Choong, Kartina Aisha (2013) Organ Procurement: A Case for Pluralism on the Definition of Death. The Journal of Medical Law and Ethics . ISSN 2213-5405
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Brainstem death has, since 1976, been accepted by the medical establishment in the UK as the means for defining death. Its subsequent endorsement by the courts now makes it lawful for the life-sustaining medical treatment of patients who have been diagnosed as brainstem dead to be terminated and for their organs, particularly vital organs, to be removed for transplantation. However, this definition of death has never been universally accepted. For Roman Catholics, Muslims and Orthodox Jews for instance, death is associated more with the cessation of breathing. For them, terminating a mechanical ventilator upon the pronouncement of brainstem death could therefore be tantamount to murder. Yet this definition has been and continues to be the sole one used across ICUs in Britain to ascertain death. This article puts forward the view that in an increasingly multi-religious society, a matter as crucial as when one’s life ends should undergo an extensive Parliamentary debate where competing faith-based viewpoints could be properly considered. English law should, following this, endeavour to facilitate and protect patients’ right to choose which concept of human death they would like to be applied to their deaths.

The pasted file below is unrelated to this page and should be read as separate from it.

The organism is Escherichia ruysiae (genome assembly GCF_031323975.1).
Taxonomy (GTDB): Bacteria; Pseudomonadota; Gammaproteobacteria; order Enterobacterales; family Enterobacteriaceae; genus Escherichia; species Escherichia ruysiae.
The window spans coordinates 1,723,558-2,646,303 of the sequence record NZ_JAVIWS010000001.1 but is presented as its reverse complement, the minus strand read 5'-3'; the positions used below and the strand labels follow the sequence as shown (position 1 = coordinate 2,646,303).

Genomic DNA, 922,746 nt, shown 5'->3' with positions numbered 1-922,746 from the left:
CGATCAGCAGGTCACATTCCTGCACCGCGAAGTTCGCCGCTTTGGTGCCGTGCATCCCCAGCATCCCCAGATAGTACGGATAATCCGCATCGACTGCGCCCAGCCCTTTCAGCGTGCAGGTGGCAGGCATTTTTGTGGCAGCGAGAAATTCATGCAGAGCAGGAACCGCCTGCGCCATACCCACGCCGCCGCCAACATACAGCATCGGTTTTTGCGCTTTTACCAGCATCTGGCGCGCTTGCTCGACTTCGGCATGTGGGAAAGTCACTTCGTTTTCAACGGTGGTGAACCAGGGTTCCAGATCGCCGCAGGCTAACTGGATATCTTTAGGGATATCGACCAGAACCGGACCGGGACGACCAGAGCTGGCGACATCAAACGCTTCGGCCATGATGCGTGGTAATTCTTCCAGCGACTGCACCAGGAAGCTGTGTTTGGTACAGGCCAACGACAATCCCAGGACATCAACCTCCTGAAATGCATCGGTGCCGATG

|Subjects:||A - Medicine & dentistry > A990 - Medicine & dentistry not elsewhere classified|
|Schools:||Faculty of Business, Law & Applied Social Studies > Lancashire Law School|
|Deposited By:||Carmit Erez|
|Deposited On:||15 Feb 2013 15:08|
|Last Modified:||20 Oct 2016 16:01|
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